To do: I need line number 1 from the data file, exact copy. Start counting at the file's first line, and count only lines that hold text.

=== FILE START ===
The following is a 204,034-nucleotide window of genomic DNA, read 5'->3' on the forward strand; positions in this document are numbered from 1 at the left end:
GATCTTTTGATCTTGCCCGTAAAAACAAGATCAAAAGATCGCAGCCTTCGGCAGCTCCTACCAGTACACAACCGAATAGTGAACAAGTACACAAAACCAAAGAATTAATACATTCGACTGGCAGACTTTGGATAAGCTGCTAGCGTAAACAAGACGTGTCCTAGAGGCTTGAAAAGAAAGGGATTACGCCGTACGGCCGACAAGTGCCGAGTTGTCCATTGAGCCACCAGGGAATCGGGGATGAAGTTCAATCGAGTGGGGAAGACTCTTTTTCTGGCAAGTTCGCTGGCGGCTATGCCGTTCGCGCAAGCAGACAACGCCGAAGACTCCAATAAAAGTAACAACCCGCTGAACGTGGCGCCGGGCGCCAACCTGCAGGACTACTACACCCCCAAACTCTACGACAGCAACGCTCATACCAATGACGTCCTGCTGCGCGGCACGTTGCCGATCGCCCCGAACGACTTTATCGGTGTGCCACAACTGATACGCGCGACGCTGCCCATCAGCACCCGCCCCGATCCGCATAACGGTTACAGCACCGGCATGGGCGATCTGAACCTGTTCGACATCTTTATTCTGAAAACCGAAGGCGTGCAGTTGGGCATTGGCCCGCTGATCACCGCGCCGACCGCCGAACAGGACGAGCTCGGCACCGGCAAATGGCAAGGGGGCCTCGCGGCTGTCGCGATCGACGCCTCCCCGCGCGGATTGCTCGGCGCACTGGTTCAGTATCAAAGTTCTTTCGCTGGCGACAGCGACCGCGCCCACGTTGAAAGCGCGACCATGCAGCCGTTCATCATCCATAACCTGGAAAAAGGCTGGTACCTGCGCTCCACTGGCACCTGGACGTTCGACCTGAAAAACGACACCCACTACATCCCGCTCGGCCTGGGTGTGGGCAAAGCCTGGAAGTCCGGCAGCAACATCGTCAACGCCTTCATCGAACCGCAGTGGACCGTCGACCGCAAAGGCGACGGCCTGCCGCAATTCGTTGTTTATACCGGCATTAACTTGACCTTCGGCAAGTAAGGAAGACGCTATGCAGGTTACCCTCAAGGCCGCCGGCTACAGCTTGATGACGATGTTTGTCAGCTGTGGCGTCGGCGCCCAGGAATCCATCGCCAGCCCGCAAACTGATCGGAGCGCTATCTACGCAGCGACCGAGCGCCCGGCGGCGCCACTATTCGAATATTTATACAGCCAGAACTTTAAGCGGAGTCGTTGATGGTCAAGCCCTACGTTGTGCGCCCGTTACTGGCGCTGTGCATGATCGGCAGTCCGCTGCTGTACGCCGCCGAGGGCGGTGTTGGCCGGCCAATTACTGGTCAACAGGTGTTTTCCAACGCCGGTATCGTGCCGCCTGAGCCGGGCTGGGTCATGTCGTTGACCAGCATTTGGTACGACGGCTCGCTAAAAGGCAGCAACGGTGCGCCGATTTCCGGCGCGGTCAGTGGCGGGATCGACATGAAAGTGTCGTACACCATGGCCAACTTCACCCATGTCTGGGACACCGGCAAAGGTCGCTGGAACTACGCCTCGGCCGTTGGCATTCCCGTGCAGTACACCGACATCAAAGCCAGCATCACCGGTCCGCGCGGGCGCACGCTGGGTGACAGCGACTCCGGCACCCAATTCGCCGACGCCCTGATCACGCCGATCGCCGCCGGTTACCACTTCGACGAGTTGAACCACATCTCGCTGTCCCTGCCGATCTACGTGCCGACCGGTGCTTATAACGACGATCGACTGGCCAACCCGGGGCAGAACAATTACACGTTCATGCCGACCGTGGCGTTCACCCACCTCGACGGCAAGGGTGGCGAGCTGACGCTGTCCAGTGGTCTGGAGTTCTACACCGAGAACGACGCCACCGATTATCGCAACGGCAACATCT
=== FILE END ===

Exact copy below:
The following is a 204,034-nucleotide window of genomic DNA, read 5'->3' on the forward strand; positions in this document are numbered from 1 at the left end: